Bellagio Gallery of Fine Art: A Hidden Cultural Gem

By Christie Lewis

Fountains at Bellagio

The Bellagio is most known for its dazzling fountains that combine bursts of water choreographed to a variety of music, but there is more to theBellagio. It is full of incredible pieces of art including the 2,000 piece, hand-blown, glass blossom chandelier by Dale Chihuly. The conservatory and gardens found just beyond the lobby change five times a year and feature spectacular florals from around the world. The Picasso Restaurant surrounds diners with pieces of original Picasso artwork. The pinnacle of culture within the casino, however, is the Gallery of Fine Art, which features displays of visiting artwork.

Las Vegas locals often criticize their city for its lack of culture. It may not have a Metropolitan Museum of Fine Art or a Smithsonian, but theBellagio allows locals and tourists access to celebrated artists and well-known works of art.  The gallery, though small, could be a great introduction to art or, for those with more experience, a short escape into art when the Getty Museum in Los Angeles is too far away.

Past exhibits at the gallery have included works by Andy Warhol and Faberge.  The current exhibit at the Bellagio Gallery of Fine Art (BGFA) is “Claude Monet: Impressions of Light.”  Working in cooperation with the Museum of Fine Arts, Boston (MFA), the Bellagio opened “Claude Monet: Impressions of Light” opened February 18, 2012. It features twenty works by Claude Monet, one of the founders of French impressionism. Outside of Paris, the MFA has one of the largest collections of Monet’s paintings, which they have graciously loaned BGFA until January 6, 2013.  The exhibit spans forty years and, in addition to the pieces of Monet, contains eight canvases by his predecessors and contemporaries, including Jean-Baptiste-Camille Corot, Camille Pisarro and Eugene Louis Boudin.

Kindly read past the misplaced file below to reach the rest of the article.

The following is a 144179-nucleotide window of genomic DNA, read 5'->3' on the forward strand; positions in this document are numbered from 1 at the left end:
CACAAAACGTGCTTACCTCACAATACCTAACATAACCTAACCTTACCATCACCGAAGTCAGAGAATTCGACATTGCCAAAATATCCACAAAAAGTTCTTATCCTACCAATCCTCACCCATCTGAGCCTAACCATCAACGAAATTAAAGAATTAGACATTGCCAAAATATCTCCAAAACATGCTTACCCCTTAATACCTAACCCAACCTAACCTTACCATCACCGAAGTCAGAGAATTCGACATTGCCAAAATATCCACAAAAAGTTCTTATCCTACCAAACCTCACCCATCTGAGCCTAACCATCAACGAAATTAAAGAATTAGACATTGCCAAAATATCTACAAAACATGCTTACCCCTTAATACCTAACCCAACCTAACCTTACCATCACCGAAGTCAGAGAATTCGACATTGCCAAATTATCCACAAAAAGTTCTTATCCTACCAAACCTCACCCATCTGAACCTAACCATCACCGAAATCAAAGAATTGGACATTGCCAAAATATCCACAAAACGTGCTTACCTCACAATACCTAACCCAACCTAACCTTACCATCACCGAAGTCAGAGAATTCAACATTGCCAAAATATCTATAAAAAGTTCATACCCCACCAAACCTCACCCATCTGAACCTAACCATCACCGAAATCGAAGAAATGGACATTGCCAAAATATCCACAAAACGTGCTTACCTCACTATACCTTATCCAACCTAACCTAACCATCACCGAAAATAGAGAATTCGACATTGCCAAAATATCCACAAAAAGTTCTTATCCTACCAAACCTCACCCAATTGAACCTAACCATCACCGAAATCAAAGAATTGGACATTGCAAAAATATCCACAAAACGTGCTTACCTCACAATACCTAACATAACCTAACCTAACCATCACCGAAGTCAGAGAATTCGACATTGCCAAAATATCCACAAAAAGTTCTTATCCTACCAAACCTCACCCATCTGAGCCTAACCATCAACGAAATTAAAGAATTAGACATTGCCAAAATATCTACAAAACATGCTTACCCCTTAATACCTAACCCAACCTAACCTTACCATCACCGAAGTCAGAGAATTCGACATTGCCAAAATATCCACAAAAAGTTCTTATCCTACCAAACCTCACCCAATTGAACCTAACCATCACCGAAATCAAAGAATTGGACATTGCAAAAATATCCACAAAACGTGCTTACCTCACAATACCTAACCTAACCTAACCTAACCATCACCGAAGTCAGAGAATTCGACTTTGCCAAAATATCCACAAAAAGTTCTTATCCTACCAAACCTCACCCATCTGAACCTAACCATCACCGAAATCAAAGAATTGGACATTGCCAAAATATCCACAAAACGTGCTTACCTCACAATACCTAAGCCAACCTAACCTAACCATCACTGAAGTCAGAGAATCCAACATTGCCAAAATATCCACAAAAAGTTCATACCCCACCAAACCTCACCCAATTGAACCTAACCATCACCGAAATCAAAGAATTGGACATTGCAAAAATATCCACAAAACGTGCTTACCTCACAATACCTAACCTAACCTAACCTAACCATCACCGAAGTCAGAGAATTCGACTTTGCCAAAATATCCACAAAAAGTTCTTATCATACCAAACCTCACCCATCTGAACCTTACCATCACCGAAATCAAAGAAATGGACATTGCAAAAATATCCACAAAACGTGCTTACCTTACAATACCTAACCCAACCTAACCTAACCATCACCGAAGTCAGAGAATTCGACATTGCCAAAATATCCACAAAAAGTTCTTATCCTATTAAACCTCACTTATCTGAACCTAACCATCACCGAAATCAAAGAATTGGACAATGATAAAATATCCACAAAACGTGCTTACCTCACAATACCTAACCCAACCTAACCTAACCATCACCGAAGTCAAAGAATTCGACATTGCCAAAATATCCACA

With encouragement from Boudin, Monet originally gave up sketching caricatures and turned to painting outdoors.  He was fascinated by the changes in light, both daily and seasonally.  He began painting a series where he would work for a few minutes on a painting, and as the light would change, he would change canvases.  One of the pieces from his most popular series of compositions, Haystacks, is currently on display at the BGFA.

Impressionist painters rejected the traditional conventions of their time and decided to exhibit painted sketch-like “impressions” as finished works.  Paintings by impressionists have texture.  They are not smooth and polished.  The viewer can see every color and every stroke carefully placed by the artist, and this is exactly the kind of art displayed in the gallery.

I have lived in Las Vegas now for six years, and this was my first trip to the gallery. As someone who has loved art and Monet since childhood, I enjoyed my trip. From the moment I walked in, there was a feeling of calm that is traditionally encountered in other, larger, art museums. I will never tire of seeing the artwork. They provide a quick cultural escape from the hustle and bustle of the Strip and the rest of the city that I will always appreciate.

SOURCES:
Attractions. (2012) Retrieved February 29, 2012 from Bellagio Las Vegas website: http://www.bellagio.com/attractions/.

Claude Monet: Impressions of Light. (2012). Bellagio Gallery of Fine Art. [Brochure]

“Claude Monet: Impressions of Light.” Bellagio Gallery of Fine Art. Las Vegas, NV, USA. February 20, 2012.
Guest Services Bellagio Gallery of Fine Art. (Email March 2, 2012).

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